The Cliff Palace, which has 150 rooms, 23 kivas, and several towers, at Mesa Verde National Park in elipsis
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The Fremont culture or Fremont people is a pre-Columbian archaeological culture which received its name from the Fremont River in the U.S. state of Utah where the first Fremont sites were discovered. The Fremont River itself is named for John Charles Frémont, an American explorer. It inhabited sites in what is now Utah and parts of Nevada, Idaho and Colorado from AD 700 to 1300. It was adjacent to, roughly contemporaneous with, but distinctly different from the Anasazi culture.
Fremont Indian State Park in the Clear Creek Canyon area in south-central Utah contains the biggest Fremont culture site in Utah. A recent, major discovery of a new site at Range Creek, Utah, has drawn a great deal of interest because it has stayed undisturbed for centuries. Nearby Nine Mile Canyon has long been known for its large collection of Fremont rock art. Other sites are found in Dinosaur National Monument, Zion National Park and Arches National Park.
While there is as yet no firm consensus as to the Fremont comprising a single, cohesive group with a common language, ancestry or lifeway, there are several aspects of their material culture that give credence to this notion. First, it is well known by researchers that those referred to as the Fremont lived a lifestyle that revolved largely around hunting and gathering and corn horticulture, in other words a continuum of fairly reliable subsistence strategies that no doubt varied from place to place and time to time. This shows up in the archaeological record at most village sites and long term camps as a collection of butchered, cooked and then discarded bone from mostly deer and rabbits, charred corn cobs with the kernels removed, and wild edible plant remains. Other unifying characteristics include the manufacture of relatively expedient gray ware pottery and a signature style of basketry and rock art. Most of the Fremont lived in small single and extended family units comprising villages ranging from two to a dozen pithouse structures, with only a few having been occupied at any one time. Still, exceptions to this rule exist (partly why the Fremont have earned a reputation for being so hard to define), including an unusually large village in the Parowan Valley of southwestern Utah, the large and extensively excavated village of Five Finger Ridge at the above mentioned Fremont Indian State Park, and others, all appearing to be anomalous in that they were either occupied for a long period of time, were simultaneously occupied by a large number of people, sixty or more at any given moment, or both.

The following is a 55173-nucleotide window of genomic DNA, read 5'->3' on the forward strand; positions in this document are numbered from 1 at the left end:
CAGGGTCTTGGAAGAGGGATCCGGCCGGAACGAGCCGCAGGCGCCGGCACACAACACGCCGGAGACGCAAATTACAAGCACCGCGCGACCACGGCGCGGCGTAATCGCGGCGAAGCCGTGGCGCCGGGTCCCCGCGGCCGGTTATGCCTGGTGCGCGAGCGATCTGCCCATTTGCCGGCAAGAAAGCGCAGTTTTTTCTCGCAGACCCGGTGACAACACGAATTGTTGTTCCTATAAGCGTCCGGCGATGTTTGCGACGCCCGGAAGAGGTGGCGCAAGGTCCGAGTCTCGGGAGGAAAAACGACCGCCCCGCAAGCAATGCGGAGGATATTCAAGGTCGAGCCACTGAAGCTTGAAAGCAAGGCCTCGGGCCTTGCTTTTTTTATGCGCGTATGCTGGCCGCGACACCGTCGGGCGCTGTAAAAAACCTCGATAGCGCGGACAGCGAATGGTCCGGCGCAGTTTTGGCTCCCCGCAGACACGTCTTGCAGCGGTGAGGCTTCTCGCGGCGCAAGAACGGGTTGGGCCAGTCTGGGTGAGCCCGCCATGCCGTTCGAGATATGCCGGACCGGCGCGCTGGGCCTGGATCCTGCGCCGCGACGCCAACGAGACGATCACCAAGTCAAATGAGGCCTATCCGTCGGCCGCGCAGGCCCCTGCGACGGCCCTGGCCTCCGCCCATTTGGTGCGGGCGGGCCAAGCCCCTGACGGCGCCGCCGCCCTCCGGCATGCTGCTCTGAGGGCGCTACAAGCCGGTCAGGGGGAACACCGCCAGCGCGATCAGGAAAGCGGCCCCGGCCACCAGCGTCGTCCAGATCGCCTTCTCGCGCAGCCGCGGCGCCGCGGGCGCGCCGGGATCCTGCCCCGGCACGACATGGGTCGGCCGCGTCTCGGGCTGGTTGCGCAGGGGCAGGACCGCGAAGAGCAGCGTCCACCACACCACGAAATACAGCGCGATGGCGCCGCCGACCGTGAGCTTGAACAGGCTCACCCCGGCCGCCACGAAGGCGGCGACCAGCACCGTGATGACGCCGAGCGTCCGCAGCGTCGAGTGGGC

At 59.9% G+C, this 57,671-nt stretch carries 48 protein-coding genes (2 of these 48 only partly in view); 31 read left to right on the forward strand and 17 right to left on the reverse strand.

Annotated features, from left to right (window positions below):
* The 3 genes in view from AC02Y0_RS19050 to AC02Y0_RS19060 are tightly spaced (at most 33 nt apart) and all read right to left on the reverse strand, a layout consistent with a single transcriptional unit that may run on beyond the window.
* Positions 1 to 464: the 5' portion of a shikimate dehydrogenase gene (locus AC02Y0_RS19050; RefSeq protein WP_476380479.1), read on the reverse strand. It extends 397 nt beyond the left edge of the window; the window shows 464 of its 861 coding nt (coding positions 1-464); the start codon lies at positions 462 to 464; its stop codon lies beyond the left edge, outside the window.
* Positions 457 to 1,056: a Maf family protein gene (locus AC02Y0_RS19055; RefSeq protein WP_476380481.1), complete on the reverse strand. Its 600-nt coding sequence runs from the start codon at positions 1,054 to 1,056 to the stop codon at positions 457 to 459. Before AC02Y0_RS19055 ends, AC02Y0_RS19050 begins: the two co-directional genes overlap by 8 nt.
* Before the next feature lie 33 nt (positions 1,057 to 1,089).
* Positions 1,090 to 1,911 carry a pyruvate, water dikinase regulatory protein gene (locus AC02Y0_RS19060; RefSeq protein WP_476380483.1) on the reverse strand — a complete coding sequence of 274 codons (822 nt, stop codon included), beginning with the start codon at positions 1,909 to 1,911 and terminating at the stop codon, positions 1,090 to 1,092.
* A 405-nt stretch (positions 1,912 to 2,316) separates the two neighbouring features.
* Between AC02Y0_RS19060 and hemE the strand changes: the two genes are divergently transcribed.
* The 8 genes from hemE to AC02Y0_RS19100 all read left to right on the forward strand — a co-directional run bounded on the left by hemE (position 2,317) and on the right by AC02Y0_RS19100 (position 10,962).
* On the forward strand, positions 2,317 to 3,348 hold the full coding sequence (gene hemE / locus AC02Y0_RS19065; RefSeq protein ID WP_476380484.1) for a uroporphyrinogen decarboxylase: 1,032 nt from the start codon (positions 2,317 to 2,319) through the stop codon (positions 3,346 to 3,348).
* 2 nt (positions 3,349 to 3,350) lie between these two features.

The Range Creek Canyon site complex is unambiguously identified with the Fremont culture, and because of its astonishingly pristine state, promises to bring an immense amount of insight to this hitherto obscure archaeological culture.